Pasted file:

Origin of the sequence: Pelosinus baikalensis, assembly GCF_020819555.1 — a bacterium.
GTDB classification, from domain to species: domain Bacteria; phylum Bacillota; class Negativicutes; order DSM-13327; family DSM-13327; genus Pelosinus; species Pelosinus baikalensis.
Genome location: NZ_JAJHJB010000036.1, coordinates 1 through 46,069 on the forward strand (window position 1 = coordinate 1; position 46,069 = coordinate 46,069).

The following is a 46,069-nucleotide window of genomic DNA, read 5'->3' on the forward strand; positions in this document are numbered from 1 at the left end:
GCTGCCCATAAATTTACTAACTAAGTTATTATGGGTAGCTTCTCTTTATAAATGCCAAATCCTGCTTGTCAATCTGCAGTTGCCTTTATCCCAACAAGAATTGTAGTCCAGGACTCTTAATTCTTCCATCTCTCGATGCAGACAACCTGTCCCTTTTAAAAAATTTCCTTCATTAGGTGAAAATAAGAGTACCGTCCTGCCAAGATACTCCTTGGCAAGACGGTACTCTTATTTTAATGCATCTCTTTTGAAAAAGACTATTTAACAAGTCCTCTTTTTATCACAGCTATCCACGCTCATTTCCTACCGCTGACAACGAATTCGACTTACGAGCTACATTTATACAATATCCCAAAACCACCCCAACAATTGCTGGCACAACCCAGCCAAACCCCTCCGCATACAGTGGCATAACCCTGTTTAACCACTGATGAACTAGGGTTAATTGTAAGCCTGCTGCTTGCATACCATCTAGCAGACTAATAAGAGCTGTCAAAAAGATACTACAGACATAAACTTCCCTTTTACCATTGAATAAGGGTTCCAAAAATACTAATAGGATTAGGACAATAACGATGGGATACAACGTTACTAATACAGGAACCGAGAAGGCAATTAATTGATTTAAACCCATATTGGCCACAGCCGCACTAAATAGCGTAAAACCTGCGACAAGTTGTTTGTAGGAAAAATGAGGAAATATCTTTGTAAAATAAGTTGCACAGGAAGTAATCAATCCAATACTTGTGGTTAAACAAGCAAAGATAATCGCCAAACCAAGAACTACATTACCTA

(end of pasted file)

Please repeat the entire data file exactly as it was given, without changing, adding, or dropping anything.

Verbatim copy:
Origin of the sequence: Pelosinus baikalensis, assembly GCF_020819555.1 — a bacterium.
GTDB classification, from domain to species: domain Bacteria; phylum Bacillota; class Negativicutes; order DSM-13327; family DSM-13327; genus Pelosinus; species Pelosinus baikalensis.
Genome location: NZ_JAJHJB010000036.1, coordinates 1 through 46,069 on the forward strand (window position 1 = coordinate 1; position 46,069 = coordinate 46,069).

The following is a 46,069-nucleotide window of genomic DNA, read 5'->3' on the forward strand; positions in this document are numbered from 1 at the left end:
GCTGCCCATAAATTTACTAACTAAGTTATTATGGGTAGCTTCTCTTTATAAATGCCAAATCCTGCTTGTCAATCTGCAGTTGCCTTTATCCCAACAAGAATTGTAGTCCAGGACTCTTAATTCTTCCATCTCTCGATGCAGACAACCTGTCCCTTTTAAAAAATTTCCTTCATTAGGTGAAAATAAGAGTACCGTCCTGCCAAGATACTCCTTGGCAAGACGGTACTCTTATTTTAATGCATCTCTTTTGAAAAAGACTATTTAACAAGTCCTCTTTTTATCACAGCTATCCACGCTCATTTCCTACCGCTGACAACGAATTCGACTTACGAGCTACATTTATACAATATCCCAAAACCACCCCAACAATTGCTGGCACAACCCAGCCAAACCCCTCCGCATACAGTGGCATAACCCTGTTTAACCACTGATGAACTAGGGTTAATTGTAAGCCTGCTGCTTGCATACCATCTAGCAGACTAATAAGAGCTGTCAAAAAGATACTACAGACATAAACTTCCCTTTTACCATTGAATAAGGGTTCCAAAAATACTAATAGGATTAGGACAATAACGATGGGATACAACGTTACTAATACAGGAACCGAGAAGGCAATTAATTGATTTAAACCCATATTGGCCACAGCCGCACTAAATAGCGTAAAACCTGCGACAAGTTGTTTGTAGGAAAAATGAGGAAATATCTTTGTAAAATAAGTTGCACAGGAAGTAATCAATCCAATACTTGTGGTTAAACAAGCAAAGATAATCGCCAAACCAAGAACTACATTACCTA